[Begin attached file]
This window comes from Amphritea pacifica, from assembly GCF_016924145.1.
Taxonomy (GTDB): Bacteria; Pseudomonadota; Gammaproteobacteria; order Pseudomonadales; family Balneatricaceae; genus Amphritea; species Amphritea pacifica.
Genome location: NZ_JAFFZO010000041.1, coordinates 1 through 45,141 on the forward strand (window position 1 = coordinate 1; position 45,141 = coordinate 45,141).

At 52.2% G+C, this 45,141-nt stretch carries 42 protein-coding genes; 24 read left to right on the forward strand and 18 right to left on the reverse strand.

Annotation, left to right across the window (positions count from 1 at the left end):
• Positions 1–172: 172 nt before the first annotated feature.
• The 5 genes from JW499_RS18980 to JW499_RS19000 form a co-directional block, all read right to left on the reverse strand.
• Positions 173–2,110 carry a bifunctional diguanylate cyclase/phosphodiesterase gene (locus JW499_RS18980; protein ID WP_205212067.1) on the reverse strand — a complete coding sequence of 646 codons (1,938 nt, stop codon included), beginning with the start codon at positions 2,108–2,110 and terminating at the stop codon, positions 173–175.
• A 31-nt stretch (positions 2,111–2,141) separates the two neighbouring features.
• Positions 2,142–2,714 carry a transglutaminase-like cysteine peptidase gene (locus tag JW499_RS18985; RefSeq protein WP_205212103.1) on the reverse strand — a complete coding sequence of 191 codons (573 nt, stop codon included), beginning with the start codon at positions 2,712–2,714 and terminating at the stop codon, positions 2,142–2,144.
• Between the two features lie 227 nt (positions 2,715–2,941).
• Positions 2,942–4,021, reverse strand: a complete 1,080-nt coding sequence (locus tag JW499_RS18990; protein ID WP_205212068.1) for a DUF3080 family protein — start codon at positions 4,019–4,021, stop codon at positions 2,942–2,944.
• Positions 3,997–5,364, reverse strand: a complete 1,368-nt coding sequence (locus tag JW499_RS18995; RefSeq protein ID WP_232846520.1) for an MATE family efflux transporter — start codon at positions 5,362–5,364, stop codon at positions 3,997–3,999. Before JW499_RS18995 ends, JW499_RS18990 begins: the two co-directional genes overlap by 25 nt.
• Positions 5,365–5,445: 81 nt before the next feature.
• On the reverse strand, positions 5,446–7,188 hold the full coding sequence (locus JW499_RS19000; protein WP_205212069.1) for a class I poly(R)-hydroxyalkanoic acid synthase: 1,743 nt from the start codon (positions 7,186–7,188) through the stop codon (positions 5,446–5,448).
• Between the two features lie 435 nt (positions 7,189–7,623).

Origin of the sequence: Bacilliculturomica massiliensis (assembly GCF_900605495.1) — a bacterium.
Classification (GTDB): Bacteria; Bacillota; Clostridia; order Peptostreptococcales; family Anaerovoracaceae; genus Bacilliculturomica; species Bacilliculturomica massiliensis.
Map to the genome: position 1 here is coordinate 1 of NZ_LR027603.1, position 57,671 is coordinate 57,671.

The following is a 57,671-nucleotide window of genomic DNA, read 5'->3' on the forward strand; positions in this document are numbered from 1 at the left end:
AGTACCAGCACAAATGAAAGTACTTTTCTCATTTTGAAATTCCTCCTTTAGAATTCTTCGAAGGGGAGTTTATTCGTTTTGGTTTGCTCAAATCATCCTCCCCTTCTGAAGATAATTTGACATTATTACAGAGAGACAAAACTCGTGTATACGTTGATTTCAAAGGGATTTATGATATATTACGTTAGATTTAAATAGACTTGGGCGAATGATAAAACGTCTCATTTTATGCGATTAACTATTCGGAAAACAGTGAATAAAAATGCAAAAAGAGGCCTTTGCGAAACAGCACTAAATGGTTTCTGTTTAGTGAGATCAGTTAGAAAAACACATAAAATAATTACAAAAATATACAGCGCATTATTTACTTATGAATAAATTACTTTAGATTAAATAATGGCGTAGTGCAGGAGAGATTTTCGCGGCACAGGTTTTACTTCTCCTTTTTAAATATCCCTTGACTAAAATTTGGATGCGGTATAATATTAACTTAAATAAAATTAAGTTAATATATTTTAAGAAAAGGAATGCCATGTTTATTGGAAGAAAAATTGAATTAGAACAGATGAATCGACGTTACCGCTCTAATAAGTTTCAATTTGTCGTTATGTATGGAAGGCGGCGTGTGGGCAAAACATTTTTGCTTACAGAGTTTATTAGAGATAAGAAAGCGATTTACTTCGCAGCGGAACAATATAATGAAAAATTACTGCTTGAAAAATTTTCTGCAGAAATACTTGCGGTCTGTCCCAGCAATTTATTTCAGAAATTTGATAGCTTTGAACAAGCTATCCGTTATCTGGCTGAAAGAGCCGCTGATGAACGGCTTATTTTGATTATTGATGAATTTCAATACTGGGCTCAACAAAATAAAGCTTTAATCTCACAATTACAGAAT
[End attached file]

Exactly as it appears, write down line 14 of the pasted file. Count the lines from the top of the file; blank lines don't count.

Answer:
• Positions 5,365–5,445: 81 nt before the next feature.